As he went down, the rush from the direction of the village green came round the corner. The first to appear was the proprietor of the cocoanut shy, a burly man in a blue jersey. He was astonished to see the lane empty save for three men sprawling absurdly on the ground. And then something happened to his rear-most foot, and he went headlong and rolled sideways just in time to graze the feet of his brother and partner, following headlong. The two were then kicked, knelt on, fallen over, and cursed by quite a number of over-hasty people.
Now when Hall and Henfrey and the labourers ran out of the house, Mrs. Hall, who had been disciplined by years of experience, remained in the bar next the till. And suddenly the parlour door was opened, and Mr. Cuss appeared, and without glancing at her rushed at once down the steps toward the corner. “Hold him!” he cried. “Don’t let him drop that parcel.”
He knew nothing of the existence of Marvel. For the Invisible Man had handed over the books and bundle in the yard. The face of Mr. Cuss was angry and resolute, but his costume was defective, a sort of limp white kilt that could only have passed muster in Greece. “Hold him!” he bawled. “He’s got my trousers! And every stitch of the Vicar’s clothes!”
“‘Tend to him in a minute!” he cried to Henfrey as he passed the prostrate Huxter, and, coming round the corner to join the tumult, was promptly knocked off his feet into an indecorous sprawl. Somebody in full flight trod heavily on his finger. He yelled, struggled to regain his feet, was knocked against and thrown on all fours again, and became aware that he was involved not in a capture, but a rout. Everyone was running back to the village. He rose again and was hit severely behind the ear. He staggered and set off back to the “Coach and Horses” forthwith, leaping over the deserted Huxter, who was now sitting up, on his way.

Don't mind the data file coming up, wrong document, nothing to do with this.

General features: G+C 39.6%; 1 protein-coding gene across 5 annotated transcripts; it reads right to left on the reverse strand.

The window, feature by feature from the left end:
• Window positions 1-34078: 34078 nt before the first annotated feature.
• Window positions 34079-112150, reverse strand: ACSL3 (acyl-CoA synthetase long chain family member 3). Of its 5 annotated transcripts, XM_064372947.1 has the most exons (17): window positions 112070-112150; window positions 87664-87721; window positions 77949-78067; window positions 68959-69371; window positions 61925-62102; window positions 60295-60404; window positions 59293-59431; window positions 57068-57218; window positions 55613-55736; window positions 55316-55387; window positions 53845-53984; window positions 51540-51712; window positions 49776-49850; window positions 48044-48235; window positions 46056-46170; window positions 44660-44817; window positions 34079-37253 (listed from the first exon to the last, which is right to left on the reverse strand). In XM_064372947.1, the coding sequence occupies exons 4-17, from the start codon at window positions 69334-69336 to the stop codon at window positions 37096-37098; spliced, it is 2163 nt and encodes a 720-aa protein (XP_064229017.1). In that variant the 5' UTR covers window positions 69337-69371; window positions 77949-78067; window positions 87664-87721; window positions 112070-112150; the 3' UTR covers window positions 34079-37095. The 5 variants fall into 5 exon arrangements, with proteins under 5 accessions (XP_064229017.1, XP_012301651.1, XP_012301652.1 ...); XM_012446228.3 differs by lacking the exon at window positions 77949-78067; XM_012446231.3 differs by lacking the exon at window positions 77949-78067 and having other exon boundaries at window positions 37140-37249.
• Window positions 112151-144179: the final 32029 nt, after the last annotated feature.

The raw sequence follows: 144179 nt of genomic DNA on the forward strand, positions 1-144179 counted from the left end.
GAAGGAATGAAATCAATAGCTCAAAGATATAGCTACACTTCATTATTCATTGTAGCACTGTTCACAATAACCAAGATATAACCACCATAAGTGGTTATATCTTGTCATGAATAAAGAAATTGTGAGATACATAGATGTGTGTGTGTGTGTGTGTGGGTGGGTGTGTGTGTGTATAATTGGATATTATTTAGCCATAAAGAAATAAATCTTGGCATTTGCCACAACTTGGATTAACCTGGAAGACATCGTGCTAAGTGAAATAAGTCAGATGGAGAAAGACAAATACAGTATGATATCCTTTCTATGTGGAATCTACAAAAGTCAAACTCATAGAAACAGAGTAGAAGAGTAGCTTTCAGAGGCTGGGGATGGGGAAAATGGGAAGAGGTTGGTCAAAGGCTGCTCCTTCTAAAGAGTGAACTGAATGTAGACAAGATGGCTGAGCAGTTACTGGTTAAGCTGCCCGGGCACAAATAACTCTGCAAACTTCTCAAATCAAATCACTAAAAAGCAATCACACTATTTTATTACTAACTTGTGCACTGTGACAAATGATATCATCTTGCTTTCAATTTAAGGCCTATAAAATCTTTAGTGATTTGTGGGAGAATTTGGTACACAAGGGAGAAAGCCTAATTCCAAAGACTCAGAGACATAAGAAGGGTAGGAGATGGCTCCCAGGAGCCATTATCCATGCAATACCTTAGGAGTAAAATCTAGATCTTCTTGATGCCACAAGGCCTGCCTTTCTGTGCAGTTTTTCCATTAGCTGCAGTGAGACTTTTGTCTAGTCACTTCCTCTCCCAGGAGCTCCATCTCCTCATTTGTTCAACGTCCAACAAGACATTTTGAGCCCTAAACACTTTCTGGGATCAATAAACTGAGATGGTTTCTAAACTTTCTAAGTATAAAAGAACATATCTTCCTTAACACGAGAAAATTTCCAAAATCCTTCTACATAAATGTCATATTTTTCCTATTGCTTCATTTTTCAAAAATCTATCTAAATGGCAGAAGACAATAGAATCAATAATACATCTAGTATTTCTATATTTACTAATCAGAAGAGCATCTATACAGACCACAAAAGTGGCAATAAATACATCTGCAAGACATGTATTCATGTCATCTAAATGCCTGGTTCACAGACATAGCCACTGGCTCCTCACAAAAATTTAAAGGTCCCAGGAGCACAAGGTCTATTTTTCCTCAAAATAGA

Behind him as he was halfway up the inn steps, he heard a sudden yell of rage, rising sharply out of the confusion of cries, and a sounding smack in someone’s face. He recognised the voice as that of the Invisible Man, and the note was that of a man suddenly infuriated by a painful blow.
In another moment Mr. Cuss was back in the parlour. “He’s coming back, Bunting!” he said, rushing in. “Save yourself!”
Mr. Bunting was standing in the window engaged in an attempt to clothe himself in the hearth-rug and a West Surrey Gazette. “Who’s coming?” he said, so startled that his costume narrowly escaped disintegration.
“Invisible Man,” said Cuss, and rushed on to the window. “We’d better clear out from here! He’s fighting mad! Mad!”
In another moment he was out in the yard.
“Good heavens!” said Mr. Bunting, hesitating between two horrible alternatives. He heard a frightful struggle in the passage of the inn, and his decision was made. He clambered out of the window, adjusted his costume hastily, and fled up the village as fast as his fat little legs would carry him.
From the moment when the Invisible Man screamed with rage and Mr. Bunting made his memorable flight up the village, it became impossible to give a consecutive account of affairs in Iping. Possibly the Invisible Man’s original intention was simply to cover Marvel’s retreat with the clothes and books. But his temper, at no time very good, seems to have gone completely at some chance blow, and forthwith he set to smiting and overthrowing, for the mere satisfaction of hurting.